25. The sprayer assembly of claim 17, wherein said container includes at least one second indented portion configured for receiving at least one of a spray hose and spray wand, at least one retaining member disposed adjacent each said at least one second indented portion and being configured for removably retaining a respective one of the spray hose and spray wand within said second indented portion.
Description
CROSS REFERENCE TO RELATED APPLICATIONS

This application claims the benefit of U.S. Provisional Application No. 60/123,922, filed Mar. 12, 1999.

BACKGROUND OF THE INVENTION

1. Field of the Invention

The present invention relates to portable, manually operable pump sprayer units for the spraying of liquids or fluids. More particularly, the present invention relates to a manual pump assembly which is received within a conventional liquid container.

2. Description of the Related Art

Portable pump sprayers are typically used for dispensing fluids such as herbicides, cleaning fluids, insecticides, fertilizers, paints, and various other liquids. Conventional portable pump sprayers include a reservoir dimensioned to hold a predetermined volume of liquid, a manual pump assembly which threadingly and sealingly engages a fill opening of the reservoir, a discharge valve, and a spray wand with a nozzle from which the fluid is discharged. The fill opening typically has a minimum diameter of greater than approximately five or six inches and may be as large as approximately twelve inches or greater. The fill opening is typically threaded and receives the manual pump assembly. The manual pump assembly is also threaded and engages the threads of the fill opening. The reservoir of a conventional pump sprayer, in addition to holding the liquid to be sprayed, serves the function of a pressure chamber.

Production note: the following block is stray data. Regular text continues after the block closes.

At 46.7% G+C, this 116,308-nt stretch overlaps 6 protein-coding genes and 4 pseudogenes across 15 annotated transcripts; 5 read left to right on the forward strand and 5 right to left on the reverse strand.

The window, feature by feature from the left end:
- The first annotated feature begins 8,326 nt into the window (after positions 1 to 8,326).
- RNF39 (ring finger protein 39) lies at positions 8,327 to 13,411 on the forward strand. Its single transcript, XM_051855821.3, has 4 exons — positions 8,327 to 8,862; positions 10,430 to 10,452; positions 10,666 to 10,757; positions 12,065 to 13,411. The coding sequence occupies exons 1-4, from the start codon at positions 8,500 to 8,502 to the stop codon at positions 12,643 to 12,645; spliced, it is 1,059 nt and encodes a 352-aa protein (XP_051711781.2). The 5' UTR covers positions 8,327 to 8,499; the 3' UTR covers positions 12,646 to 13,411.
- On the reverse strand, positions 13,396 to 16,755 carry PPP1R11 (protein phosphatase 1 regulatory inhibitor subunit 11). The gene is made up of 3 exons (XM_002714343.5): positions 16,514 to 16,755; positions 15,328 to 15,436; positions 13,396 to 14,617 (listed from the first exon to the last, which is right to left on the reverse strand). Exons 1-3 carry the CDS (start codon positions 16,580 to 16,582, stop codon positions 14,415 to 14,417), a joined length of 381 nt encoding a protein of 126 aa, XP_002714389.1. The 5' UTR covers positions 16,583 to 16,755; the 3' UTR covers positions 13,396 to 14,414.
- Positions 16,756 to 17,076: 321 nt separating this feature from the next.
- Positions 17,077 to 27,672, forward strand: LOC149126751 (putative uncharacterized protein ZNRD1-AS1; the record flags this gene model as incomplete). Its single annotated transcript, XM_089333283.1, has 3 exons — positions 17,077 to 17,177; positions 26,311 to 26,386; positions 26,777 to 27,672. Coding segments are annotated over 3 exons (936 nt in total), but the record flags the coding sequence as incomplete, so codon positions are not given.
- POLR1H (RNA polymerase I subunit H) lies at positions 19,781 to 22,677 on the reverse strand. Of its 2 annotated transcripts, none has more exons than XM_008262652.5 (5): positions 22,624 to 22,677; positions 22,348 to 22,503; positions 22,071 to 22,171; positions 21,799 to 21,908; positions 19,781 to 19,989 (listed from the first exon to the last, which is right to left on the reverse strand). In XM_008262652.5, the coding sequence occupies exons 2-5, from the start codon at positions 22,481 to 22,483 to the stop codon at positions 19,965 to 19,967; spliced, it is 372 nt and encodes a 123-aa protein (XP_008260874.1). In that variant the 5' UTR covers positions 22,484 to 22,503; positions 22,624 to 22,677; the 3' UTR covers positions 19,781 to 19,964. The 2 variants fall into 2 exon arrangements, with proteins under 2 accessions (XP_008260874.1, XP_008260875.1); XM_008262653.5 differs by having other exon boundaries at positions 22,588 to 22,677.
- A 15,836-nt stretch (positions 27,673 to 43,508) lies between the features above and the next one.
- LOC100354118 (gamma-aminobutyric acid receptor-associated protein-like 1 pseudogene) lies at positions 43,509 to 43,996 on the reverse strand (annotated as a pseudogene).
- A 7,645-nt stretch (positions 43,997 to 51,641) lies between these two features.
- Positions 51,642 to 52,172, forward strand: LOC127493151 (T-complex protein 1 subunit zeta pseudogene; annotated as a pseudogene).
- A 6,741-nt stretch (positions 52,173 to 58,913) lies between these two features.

In operation of a conventional pump sprayer, the reservoir/pressure chamber initially contains air at atmospheric pressure and the fluid to be sprayed. The operation of the pump forces air into the reservoir/pressure chamber, thereby increasing the pressure of the air therein to a point substantially greater than atmospheric pressure. The compressed air, in turn, exerts pressure on the fluid contained in the reservoir/pressure chamber. Operation of the discharge valve allows the elevated pressure within the reservoir/pressure chamber to push the fluid out through the nozzle until the valve is closed or equilibrium is reached. The compressed air which exerts pressure on the liquid, however, also exerts that same substantial pressure upon the walls of the reservoir/pressure chamber itself. Thus, the reservoir/pressure chamber must be constructed in a manner and from materials which will withstand and contain the pressure. Therefore, typical reservoirs/pressure chambers are constructed of strong materials, such as stainless steel or aluminum, which are relatively expensive, require special handling and manufacturing techniques, and which are relatively heavy.